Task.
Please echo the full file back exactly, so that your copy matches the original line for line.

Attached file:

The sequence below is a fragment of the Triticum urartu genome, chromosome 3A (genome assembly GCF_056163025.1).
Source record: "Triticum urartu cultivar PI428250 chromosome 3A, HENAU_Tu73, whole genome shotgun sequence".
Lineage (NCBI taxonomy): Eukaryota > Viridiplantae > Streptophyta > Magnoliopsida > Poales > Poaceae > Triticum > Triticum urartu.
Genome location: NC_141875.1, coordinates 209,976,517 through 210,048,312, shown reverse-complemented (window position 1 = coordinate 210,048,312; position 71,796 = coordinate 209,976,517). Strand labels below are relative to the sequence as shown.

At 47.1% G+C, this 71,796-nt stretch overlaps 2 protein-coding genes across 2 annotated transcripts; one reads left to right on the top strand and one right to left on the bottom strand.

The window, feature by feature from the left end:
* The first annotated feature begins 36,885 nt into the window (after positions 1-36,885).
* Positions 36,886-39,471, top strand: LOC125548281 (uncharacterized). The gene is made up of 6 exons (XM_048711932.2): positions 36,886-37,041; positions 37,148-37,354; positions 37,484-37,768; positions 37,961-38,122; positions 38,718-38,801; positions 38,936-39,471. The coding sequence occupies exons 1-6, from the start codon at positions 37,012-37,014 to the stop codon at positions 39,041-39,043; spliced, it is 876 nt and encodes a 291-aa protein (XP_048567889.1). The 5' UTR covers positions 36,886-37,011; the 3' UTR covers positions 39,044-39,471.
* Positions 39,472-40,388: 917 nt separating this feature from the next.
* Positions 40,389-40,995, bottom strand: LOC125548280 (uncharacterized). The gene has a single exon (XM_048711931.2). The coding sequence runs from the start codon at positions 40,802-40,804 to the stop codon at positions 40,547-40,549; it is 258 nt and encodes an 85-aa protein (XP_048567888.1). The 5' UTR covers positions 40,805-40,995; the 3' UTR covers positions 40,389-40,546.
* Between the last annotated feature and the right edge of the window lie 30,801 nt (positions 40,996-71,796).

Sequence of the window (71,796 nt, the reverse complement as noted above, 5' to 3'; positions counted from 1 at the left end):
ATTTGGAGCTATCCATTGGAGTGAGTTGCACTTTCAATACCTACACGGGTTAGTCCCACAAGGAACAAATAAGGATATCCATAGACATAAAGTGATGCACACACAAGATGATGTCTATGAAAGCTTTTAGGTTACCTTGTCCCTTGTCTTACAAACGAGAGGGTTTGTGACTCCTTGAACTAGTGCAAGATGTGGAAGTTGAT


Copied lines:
The sequence below is a fragment of the Triticum urartu genome, chromosome 3A (genome assembly GCF_056163025.1).
Source record: "Triticum urartu cultivar PI428250 chromosome 3A, HENAU_Tu73, whole genome shotgun sequence".
Lineage (NCBI taxonomy): Eukaryota > Viridiplantae > Streptophyta > Magnoliopsida > Poales > Poaceae > Triticum > Triticum urartu.
Genome location: NC_141875.1, coordinates 209,976,517 through 210,048,312, shown reverse-complemented (window position 1 = coordinate 210,048,312; position 71,796 = coordinate 209,976,517). Strand labels below are relative to the sequence as shown.

At 47.1% G+C, this 71,796-nt stretch overlaps 2 protein-coding genes across 2 annotated transcripts; one reads left to right on the top strand and one right to left on the bottom strand.

The window, feature by feature from the left end:
* The first annotated feature begins 36,885 nt into the window (after positions 1-36,885).
* Positions 36,886-39,471, top strand: LOC125548281 (uncharacterized). The gene is made up of 6 exons (XM_048711932.2): positions 36,886-37,041; positions 37,148-37,354; positions 37,484-37,768; positions 37,961-38,122; positions 38,718-38,801; positions 38,936-39,471. The coding sequence occupies exons 1-6, from the start codon at positions 37,012-37,014 to the stop codon at positions 39,041-39,043; spliced, it is 876 nt and encodes a 291-aa protein (XP_048567889.1). The 5' UTR covers positions 36,886-37,011; the 3' UTR covers positions 39,044-39,471.
* Positions 39,472-40,388: 917 nt separating this feature from the next.
* Positions 40,389-40,995, bottom strand: LOC125548280 (uncharacterized). The gene has a single exon (XM_048711931.2). The coding sequence runs from the start codon at positions 40,802-40,804 to the stop codon at positions 40,547-40,549; it is 258 nt and encodes an 85-aa protein (XP_048567888.1). The 5' UTR covers positions 40,805-40,995; the 3' UTR covers positions 40,389-40,546.
* Between the last annotated feature and the right edge of the window lie 30,801 nt (positions 40,996-71,796).

Sequence of the window (71,796 nt, the reverse complement as noted above, 5' to 3'; positions counted from 1 at the left end):
ATTTGGAGCTATCCATTGGAGTGAGTTGCACTTTCAATACCTACACGGGTTAGTCCCACAAGGAACAAATAAGGATATCCATAGACATAAAGTGATGCACACACAAGATGATGTCTATGAAAGCTTTTAGGTTACCTTGTCCCTTGTCTTACAAACGAGAGGGTTTGTGACTCCTTGAACTAGTGCAAGATGTGGAAGTTGAT